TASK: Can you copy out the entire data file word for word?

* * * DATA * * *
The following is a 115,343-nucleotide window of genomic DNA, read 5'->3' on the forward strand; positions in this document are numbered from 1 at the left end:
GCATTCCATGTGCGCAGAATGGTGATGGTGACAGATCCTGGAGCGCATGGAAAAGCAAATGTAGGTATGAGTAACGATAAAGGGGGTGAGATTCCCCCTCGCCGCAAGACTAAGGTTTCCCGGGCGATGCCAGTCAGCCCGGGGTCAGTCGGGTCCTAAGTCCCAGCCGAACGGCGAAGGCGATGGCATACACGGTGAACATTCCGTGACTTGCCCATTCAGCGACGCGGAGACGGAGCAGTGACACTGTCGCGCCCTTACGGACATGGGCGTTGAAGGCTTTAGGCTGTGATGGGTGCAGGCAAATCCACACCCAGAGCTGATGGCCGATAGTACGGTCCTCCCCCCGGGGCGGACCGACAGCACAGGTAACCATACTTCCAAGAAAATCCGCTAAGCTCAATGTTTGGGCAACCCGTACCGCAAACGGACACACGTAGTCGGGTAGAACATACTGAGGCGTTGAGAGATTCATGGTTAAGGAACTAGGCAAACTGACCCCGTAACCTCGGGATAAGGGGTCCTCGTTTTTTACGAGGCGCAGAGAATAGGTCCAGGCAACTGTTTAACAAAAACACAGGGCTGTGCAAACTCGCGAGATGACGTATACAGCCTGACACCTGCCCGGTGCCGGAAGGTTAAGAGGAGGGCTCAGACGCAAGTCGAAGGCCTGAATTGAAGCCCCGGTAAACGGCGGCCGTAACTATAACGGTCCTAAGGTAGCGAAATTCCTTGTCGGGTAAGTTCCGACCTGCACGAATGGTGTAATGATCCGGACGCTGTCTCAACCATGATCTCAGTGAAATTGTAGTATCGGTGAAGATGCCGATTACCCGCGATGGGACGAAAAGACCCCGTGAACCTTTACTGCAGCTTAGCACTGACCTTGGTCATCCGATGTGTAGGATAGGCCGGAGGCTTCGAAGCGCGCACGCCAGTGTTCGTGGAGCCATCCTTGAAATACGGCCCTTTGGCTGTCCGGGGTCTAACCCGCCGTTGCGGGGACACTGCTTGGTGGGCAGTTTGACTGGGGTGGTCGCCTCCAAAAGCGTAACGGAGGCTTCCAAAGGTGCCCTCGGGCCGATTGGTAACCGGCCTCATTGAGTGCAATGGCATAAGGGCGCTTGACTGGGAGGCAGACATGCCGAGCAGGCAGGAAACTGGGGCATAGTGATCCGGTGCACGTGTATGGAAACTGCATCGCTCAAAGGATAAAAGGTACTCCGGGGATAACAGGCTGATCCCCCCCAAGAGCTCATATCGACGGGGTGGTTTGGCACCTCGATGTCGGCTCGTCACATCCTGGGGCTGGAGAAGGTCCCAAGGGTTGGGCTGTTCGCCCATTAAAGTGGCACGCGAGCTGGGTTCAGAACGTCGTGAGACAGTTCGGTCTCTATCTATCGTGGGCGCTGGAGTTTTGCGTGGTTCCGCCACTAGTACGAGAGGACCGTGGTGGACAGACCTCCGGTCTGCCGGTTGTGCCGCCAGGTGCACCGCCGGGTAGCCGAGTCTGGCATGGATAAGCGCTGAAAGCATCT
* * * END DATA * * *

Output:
The following is a 115,343-nucleotide window of genomic DNA, read 5'->3' on the forward strand; positions in this document are numbered from 1 at the left end:
GCATTCCATGTGCGCAGAATGGTGATGGTGACAGATCCTGGAGCGCATGGAAAAGCAAATGTAGGTATGAGTAACGATAAAGGGGGTGAGATTCCCCCTCGCCGCAAGACTAAGGTTTCCCGGGCGATGCCAGTCAGCCCGGGGTCAGTCGGGTCCTAAGTCCCAGCCGAACGGCGAAGGCGATGGCATACACGGTGAACATTCCGTGACTTGCCCATTCAGCGACGCGGAGACGGAGCAGTGACACTGTCGCGCCCTTACGGACATGGGCGTTGAAGGCTTTAGGCTGTGATGGGTGCAGGCAAATCCACACCCAGAGCTGATGGCCGATAGTACGGTCCTCCCCCCGGGGCGGACCGACAGCACAGGTAACCATACTTCCAAGAAAATCCGCTAAGCTCAATGTTTGGGCAACCCGTACCGCAAACGGACACACGTAGTCGGGTAGAACATACTGAGGCGTTGAGAGATTCATGGTTAAGGAACTAGGCAAACTGACCCCGTAACCTCGGGATAAGGGGTCCTCGTTTTTTACGAGGCGCAGAGAATAGGTCCAGGCAACTGTTTAACAAAAACACAGGGCTGTGCAAACTCGCGAGATGACGTATACAGCCTGACACCTGCCCGGTGCCGGAAGGTTAAGAGGAGGGCTCAGACGCAAGTCGAAGGCCTGAATTGAAGCCCCGGTAAACGGCGGCCGTAACTATAACGGTCCTAAGGTAGCGAAATTCCTTGTCGGGTAAGTTCCGACCTGCACGAATGGTGTAATGATCCGGACGCTGTCTCAACCATGATCTCAGTGAAATTGTAGTATCGGTGAAGATGCCGATTACCCGCGATGGGACGAAAAGACCCCGTGAACCTTTACTGCAGCTTAGCACTGACCTTGGTCATCCGATGTGTAGGATAGGCCGGAGGCTTCGAAGCGCGCACGCCAGTGTTCGTGGAGCCATCCTTGAAATACGGCCCTTTGGCTGTCCGGGGTCTAACCCGCCGTTGCGGGGACACTGCTTGGTGGGCAGTTTGACTGGGGTGGTCGCCTCCAAAAGCGTAACGGAGGCTTCCAAAGGTGCCCTCGGGCCGATTGGTAACCGGCCTCATTGAGTGCAATGGCATAAGGGCGCTTGACTGGGAGGCAGACATGCCGAGCAGGCAGGAAACTGGGGCATAGTGATCCGGTGCACGTGTATGGAAACTGCATCGCTCAAAGGATAAAAGGTACTCCGGGGATAACAGGCTGATCCCCCCCAAGAGCTCATATCGACGGGGTGGTTTGGCACCTCGATGTCGGCTCGTCACATCCTGGGGCTGGAGAAGGTCCCAAGGGTTGGGCTGTTCGCCCATTAAAGTGGCACGCGAGCTGGGTTCAGAACGTCGTGAGACAGTTCGGTCTCTATCTATCGTGGGCGCTGGAGTTTTGCGTGGTTCCGCCACTAGTACGAGAGGACCGTGGTGGACAGACCTCCGGTCTGCCGGTTGTGCCGCCAGGTGCACCGCCGGGTAGCCGAGTCTGGCATGGATAAGCGCTGAAAGCATCT